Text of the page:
Customers Aren’t Buying the Latest Tech, & For Good Reason


The rise of as-a-service business models has changed the face of the tech industry at a far quicker pace than anyone would’ve anticipated – and just by looking at the development of television entertainment (Netflix), personal transport (Uber), and music (Spotify), there’s one thing we know for certain: technology customers are looking for on-demand solutions, rather than tangible items.

Due to this shift in the industry, consumers are buying less and less physical items, and opting for more subscription-built services. Think about it: when last did you see people queuing around the block to get the latest tablet or smartphone? People are just not as excited about product as they once were, but will happily pay for a digital offering which adds value and increases convenience, and this has only increased in the wake of the COVID-19 pandemic.


In much the same way as consumers use Netflix when they want to be entertained, they want easy-to-use software or services that deliver a similar on-demand function in other avenues of their lives. This innovation change sees consumers being less concerned with product specifications (often not even having interest in owning a specific device or product) and more focused on how a company can help them meet a goal or cure a pain-point (utilising a monthly subscription service, for example).

This applies to businesses too. As an example, if you’re running a small business, you are not interested in owning licences for Microsoft Teams and a bunch of PCs and tablets. What you want is to know that your employees, freelancers and contractors can collaborate easily wherever they are. Being able to achieve that goal without owning specific devices and software lowers the cost, dependency on a platform, and lessens complications for all involved.

Or if you’re in retail and your sales peak from Black Friday to Christmas, you want to be able to process transactions at the point of sale and on your website with no downtime or disruption. You don’t want to be reliant on the technical specs of your device to make it possible. You need something that’s in the cloud, reliable, and easily accessible.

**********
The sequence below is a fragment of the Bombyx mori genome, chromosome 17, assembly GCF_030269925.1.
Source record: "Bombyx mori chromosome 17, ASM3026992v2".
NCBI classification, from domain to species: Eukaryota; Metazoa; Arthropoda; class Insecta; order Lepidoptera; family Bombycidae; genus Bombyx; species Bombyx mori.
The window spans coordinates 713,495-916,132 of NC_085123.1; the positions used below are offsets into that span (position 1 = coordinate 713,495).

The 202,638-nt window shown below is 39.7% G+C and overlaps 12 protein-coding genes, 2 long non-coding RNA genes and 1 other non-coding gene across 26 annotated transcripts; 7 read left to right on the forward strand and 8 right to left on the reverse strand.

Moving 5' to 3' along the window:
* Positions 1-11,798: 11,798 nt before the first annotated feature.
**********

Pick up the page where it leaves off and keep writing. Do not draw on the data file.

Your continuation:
The reality is that products have become commoditised and the differences in the specs and features are not going to matter much to most users. What does matter to them is the utility they get from their relationship with a company. The companies that will lead in the years to come are those that are able to listen to what customers want and rapidly respond.

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So if you’re a small business, or you’re someone who sees themselves as an entrepreneur or business owner some time in the future, keeping these points for software development can help establish significant competitive advantage and give customers something intangible that they actually want. Let the team at My Online Presence guide you through the various phases – whether you need a website, custom software, or a CRM system. Whatever your digital needs, they’ll be able to move you forward!

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